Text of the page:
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#4597: A one-horse race (fwd)
From: Rosann Clements <firstname.lastname@example.org>
>From Rosann <email@example.com>
Thursday, July 13, 2000
A one-horse race
Flawed elections in Haiti evoke a world-wide storm of protest
There were no poll watchers. There were no opposition parties. There was no
opposition candidate. And no opposition voters could be found.
The only voices audible belonged to Haiti's ruling Lavalas Family: local
election officials, party workers and other loyalists of former President
Jean-Bertrand Aristide who proclaimed the one-time Roman Catholic priest's
party a heavenly spiritand its victories a message that made God
smile.That's how Haiti held its second and final round of national elections
on Sunday ending an attempt at democracy that the US State Department last
week called incomplete and inadequatebefore it even began.
Shrugging off harsh criticism from Washington, the United Nations, France
and Canada - along with formal boycotts by all opposition parties and
international poll watchers, who concluded that the May 21 first round was
flawed, unfair and even illegal - the government defiantly pushed through
the last phase of a vote that is likely to render this Caribbean nation a
virtual one-party state.
Official results from Sunday's runoff for just over half the 83 seats in the
Chamber of Deputies, the legislature's lower house, will not be known for
about a week. Turnout was vastly lower than the 55 percent who voted in May.
But most analysts said the final outcome of the long-delayed two-step
balloting - which cost American taxpayers 23 million dollars to stage on top
of a 2.3 billion dollars, US-led military intervention to restore democracy
in Haiti - was a foregone conclusion.
Even before Sunday's vote, Aristide's party had won an overwhelming majority
of the nation's Senate seats and municipal governments after a campaign
marked by killings and intimidation and a first-round ballot count that the
nation's chief election official said violated Haitian electoral law.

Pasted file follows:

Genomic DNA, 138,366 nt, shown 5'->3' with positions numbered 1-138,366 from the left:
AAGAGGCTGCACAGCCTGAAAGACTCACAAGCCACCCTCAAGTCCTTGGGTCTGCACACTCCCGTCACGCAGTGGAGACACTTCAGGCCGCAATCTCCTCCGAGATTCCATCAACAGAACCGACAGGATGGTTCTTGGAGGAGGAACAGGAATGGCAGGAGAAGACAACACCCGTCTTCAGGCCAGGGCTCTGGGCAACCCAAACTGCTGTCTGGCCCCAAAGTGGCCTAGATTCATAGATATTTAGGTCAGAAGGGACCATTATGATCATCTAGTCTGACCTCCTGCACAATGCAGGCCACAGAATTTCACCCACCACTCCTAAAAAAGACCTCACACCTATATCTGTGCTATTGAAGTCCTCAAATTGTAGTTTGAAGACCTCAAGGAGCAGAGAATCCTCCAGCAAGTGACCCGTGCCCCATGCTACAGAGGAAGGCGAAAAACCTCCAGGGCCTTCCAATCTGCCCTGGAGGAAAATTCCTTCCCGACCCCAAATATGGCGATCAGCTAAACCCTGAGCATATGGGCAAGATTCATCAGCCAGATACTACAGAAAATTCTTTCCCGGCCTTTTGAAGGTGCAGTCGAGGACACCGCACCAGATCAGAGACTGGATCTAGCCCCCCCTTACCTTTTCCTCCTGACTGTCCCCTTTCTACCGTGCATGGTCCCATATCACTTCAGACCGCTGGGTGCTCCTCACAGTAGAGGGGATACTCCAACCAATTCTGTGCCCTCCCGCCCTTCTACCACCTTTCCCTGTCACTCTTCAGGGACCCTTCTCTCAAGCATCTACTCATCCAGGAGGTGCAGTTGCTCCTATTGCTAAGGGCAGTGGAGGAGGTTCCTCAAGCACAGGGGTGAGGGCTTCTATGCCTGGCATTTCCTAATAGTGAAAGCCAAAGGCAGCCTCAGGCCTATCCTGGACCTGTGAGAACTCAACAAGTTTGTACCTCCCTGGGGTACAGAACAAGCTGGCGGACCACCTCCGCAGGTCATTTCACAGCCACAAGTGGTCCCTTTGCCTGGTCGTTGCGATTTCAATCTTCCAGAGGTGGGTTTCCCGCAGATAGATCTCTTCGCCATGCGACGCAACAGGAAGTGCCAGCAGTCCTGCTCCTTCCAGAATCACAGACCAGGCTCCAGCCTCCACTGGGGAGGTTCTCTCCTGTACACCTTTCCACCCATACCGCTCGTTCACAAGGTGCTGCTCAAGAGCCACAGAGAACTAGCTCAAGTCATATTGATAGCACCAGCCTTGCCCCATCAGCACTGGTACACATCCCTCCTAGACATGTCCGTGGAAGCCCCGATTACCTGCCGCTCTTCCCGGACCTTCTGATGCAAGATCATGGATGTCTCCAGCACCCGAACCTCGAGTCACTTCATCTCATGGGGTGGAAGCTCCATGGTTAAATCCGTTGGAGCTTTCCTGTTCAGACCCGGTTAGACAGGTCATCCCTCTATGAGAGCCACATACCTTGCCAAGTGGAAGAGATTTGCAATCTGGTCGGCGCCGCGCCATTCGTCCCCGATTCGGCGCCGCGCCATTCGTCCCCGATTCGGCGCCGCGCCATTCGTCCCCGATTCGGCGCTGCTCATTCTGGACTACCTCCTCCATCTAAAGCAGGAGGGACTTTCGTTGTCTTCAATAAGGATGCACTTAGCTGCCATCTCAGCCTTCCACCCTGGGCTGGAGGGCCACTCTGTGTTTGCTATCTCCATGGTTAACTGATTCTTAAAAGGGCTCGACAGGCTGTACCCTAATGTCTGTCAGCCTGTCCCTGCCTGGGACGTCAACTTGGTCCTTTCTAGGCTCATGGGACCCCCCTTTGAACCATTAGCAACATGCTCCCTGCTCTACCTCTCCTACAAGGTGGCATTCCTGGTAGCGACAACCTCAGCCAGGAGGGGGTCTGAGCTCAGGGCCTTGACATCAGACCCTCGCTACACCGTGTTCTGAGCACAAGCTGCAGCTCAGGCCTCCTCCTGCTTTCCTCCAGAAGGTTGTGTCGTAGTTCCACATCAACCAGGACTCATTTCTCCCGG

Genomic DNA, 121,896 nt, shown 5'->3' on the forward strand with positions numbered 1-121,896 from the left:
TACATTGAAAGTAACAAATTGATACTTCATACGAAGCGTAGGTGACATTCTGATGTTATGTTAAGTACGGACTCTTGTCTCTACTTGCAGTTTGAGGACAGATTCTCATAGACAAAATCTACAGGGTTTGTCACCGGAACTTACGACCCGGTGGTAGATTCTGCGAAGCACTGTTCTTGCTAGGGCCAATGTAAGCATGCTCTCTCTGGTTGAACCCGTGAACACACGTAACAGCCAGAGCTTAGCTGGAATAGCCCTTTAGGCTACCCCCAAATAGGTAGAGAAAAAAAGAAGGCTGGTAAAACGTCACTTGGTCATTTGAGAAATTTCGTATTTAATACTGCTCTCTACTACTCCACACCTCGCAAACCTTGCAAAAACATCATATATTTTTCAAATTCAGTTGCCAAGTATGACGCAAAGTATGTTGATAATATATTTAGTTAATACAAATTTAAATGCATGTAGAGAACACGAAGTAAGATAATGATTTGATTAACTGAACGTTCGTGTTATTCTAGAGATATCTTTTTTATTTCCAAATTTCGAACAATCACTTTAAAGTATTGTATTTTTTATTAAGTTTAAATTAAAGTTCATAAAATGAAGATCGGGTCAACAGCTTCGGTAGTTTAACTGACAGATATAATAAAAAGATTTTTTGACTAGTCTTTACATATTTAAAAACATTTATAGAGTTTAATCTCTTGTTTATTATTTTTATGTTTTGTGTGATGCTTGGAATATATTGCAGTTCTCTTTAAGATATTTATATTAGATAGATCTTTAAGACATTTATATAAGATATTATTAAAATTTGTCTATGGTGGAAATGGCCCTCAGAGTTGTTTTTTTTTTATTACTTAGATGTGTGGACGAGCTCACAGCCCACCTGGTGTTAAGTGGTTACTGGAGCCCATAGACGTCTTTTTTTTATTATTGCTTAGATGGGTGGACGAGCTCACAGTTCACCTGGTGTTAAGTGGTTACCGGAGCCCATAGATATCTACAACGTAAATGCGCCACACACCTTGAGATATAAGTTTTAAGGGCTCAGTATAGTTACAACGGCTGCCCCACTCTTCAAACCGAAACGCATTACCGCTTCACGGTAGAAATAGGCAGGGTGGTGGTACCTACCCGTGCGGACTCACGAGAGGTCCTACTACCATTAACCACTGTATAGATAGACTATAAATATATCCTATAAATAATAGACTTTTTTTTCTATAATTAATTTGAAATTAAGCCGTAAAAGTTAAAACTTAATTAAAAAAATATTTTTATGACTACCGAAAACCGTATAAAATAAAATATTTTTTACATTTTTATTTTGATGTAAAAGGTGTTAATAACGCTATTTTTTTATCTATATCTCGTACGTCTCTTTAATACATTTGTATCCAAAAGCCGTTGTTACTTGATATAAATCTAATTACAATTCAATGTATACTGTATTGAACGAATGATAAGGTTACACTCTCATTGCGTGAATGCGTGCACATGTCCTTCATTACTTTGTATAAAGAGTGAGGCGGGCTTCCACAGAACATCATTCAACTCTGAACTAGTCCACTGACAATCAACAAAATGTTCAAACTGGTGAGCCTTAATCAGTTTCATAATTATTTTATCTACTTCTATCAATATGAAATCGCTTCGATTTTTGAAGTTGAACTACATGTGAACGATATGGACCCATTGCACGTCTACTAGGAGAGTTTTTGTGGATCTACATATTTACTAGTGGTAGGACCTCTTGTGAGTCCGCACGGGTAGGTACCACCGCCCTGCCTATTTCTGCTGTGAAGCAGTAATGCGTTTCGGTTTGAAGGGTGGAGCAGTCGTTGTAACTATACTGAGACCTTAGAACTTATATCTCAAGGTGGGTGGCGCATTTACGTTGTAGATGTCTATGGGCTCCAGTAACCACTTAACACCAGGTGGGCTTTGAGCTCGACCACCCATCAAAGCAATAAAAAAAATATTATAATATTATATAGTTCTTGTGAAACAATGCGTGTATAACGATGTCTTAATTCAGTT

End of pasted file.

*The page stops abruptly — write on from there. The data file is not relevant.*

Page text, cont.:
So contentious was that counting method - and so determined was the
government of Aristide's handpicked successor, President Rene Preval, to use
it - that former Election Commission President Leon Manus not only resigned
but fled the country in fear for his life.
At the top governmental level, unequivocal messages were transmitted to me
on the consequences that would follow if I refused to publish the false
final results,Manus declared in a statement after arriving on US soil last
This situation left me no other choice but to temporarily leave the country
to avoid the worst and restrain the storm.But a storm of protest did ensue,
from Washington and other key capitals that will determine whether Haiti's
newly elected government should receive more than 500 million dollars in
desperately needed international aid. The grants and loans were frozen when
Preval dissolved parliament and began ruling by decree 18 months ago.
The Organization of American States, which was authorised to monitor the
elections, announced its boycott of Round 2 on Friday.
So did all the key opposition parties. And also last week, senior US State
Department officials strongly hinted that Haiti could well be denied the
future financial assistance if the first-round votes are not recounted, a
prospect that Preval himself has ruled out.
Beyond the international largesse at stake for Aristide, who is widely
expected to run and win a presidential election later this year, there is
his image as a populist democrat. He was Haiti's first freely elected
president, overthrown in a 1991 military coup and returned to office by the
US military in 1994.
At the front lines of Sunday's vote, though, none of Aristide's party
faithful seemed to care what anyone outside Haiti was thinking.
I believe Haiti is its own country. We have our own culture, our own way of
doing things,said Frantz Saurel Douze, the supervisor of a hillside polling
booth of wood and straw overlooking the town centre.
Douze, who is also the first cousin of the boycotting opposition candidate
for deputy from Cornillon, added: I think the Lavalas Party has a heavenly
spirit, and even though Haitian people are illiterate, they're not stupid.
...Were Haitians. Haitians can solve their own problems.
Los Angeles Times